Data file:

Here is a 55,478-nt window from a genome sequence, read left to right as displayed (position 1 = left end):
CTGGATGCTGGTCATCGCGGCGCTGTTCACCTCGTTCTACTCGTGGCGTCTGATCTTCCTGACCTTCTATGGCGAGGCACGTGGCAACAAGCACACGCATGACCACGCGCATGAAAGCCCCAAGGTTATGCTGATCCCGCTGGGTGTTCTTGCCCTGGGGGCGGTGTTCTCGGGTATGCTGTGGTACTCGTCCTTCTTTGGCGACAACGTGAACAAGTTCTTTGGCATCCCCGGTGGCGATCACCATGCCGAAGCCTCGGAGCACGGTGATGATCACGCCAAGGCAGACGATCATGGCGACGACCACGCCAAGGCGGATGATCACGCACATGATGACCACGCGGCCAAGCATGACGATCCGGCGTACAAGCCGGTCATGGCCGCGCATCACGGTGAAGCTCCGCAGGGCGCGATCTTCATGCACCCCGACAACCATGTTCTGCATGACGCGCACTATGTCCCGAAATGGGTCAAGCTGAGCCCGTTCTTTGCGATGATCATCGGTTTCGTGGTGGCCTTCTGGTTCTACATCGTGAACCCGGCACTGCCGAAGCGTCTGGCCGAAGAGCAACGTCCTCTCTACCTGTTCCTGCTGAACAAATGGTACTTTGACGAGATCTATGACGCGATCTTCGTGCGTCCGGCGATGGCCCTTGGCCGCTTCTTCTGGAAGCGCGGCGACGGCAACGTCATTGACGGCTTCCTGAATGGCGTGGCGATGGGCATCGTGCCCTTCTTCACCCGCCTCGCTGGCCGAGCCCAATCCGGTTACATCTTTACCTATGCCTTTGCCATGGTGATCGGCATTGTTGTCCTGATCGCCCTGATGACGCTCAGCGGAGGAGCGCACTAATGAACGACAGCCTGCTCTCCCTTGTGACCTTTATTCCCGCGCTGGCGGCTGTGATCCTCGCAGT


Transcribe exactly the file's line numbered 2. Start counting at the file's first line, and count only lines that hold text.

CTGGATGCTGGTCATCGCGGCGCTGTTCACCTCGTTCTACTCGTGGCGTCTGATCTTCCTGACCTTCTATGGCGAGGCACGTGGCAACAAGCACACGCATGACCACGCGCATGAAAGCCCCAAGGTTATGCTGATCCCGCTGGGTGTTCTTGCCCTGGGGGCGGTGTTCTCGGGTATGCTGTGGTACTCGTCCTTCTTTGGCGACAACGTGAACAAGTTCTTTGGCATCCCCGGTGGCGATCACCATGCCGAAGCCTCGGAGCACGGTGATGATCACGCCAAGGCAGACGATCATGGCGACGACCACGCCAAGGCGGATGATCACGCACATGATGACCACGCGGCCAAGCATGACGATCCGGCGTACAAGCCGGTCATGGCCGCGCATCACGGTGAAGCTCCGCAGGGCGCGATCTTCATGCACCCCGACAACCATGTTCTGCATGACGCGCACTATGTCCCGAAATGGGTCAAGCTGAGCCCGTTCTTTGCGATGATCATCGGTTTCGTGGTGGCCTTCTGGTTCTACATCGTGAACCCGGCACTGCCGAAGCGTCTGGCCGAAGAGCAACGTCCTCTCTACCTGTTCCTGCTGAACAAATGGTACTTTGACGAGATCTATGACGCGATCTTCGTGCGTCCGGCGATGGCCCTTGGCCGCTTCTTCTGGAAGCGCGGCGACGGCAACGTCATTGACGGCTTCCTGAATGGCGTGGCGATGGGCATCGTGCCCTTCTTCACCCGCCTCGCTGGCCGAGCCCAATCCGGTTACATCTTTACCTATGCCTTTGCCATGGTGATCGGCATTGTTGTCCTGATCGCCCTGATGACGCTCAGCGGAGGAGCGCACTAATGAACGACAGCCTGCTCTCCCTTGTGACCTTTATTCCCGCGCTGGCGGCTGTGATCCTCGCAGT